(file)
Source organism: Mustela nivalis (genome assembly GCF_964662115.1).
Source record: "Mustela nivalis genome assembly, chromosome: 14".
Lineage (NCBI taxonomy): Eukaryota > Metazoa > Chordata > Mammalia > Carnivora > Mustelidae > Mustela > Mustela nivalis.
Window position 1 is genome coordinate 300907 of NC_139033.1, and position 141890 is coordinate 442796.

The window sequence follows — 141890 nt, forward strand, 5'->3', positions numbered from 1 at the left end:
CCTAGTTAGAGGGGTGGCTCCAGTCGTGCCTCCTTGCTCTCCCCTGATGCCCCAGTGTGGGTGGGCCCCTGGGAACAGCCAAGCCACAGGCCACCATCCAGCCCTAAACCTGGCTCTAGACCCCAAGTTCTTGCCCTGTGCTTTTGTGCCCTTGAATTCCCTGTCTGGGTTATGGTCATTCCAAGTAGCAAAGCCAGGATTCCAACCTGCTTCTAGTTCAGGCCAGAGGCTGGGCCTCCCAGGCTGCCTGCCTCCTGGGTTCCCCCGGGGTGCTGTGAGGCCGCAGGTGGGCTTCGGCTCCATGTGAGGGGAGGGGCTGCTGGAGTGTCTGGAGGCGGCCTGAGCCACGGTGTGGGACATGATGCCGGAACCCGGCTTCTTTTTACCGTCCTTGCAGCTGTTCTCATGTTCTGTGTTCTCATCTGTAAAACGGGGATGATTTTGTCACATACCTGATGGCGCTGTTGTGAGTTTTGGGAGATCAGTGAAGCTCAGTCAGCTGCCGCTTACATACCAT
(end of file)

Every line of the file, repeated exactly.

Source organism: Mustela nivalis (genome assembly GCF_964662115.1).
Source record: "Mustela nivalis genome assembly, chromosome: 14".
Lineage (NCBI taxonomy): Eukaryota > Metazoa > Chordata > Mammalia > Carnivora > Mustelidae > Mustela > Mustela nivalis.
Window position 1 is genome coordinate 300907 of NC_139033.1, and position 141890 is coordinate 442796.

The window sequence follows — 141890 nt, forward strand, 5'->3', positions numbered from 1 at the left end:
CCTAGTTAGAGGGGTGGCTCCAGTCGTGCCTCCTTGCTCTCCCCTGATGCCCCAGTGTGGGTGGGCCCCTGGGAACAGCCAAGCCACAGGCCACCATCCAGCCCTAAACCTGGCTCTAGACCCCAAGTTCTTGCCCTGTGCTTTTGTGCCCTTGAATTCCCTGTCTGGGTTATGGTCATTCCAAGTAGCAAAGCCAGGATTCCAACCTGCTTCTAGTTCAGGCCAGAGGCTGGGCCTCCCAGGCTGCCTGCCTCCTGGGTTCCCCCGGGGTGCTGTGAGGCCGCAGGTGGGCTTCGGCTCCATGTGAGGGGAGGGGCTGCTGGAGTGTCTGGAGGCGGCCTGAGCCACGGTGTGGGACATGATGCCGGAACCCGGCTTCTTTTTACCGTCCTTGCAGCTGTTCTCATGTTCTGTGTTCTCATCTGTAAAACGGGGATGATTTTGTCACATACCTGATGGCGCTGTTGTGAGTTTTGGGAGATCAGTGAAGCTCAGTCAGCTGCCGCTTACATACCAT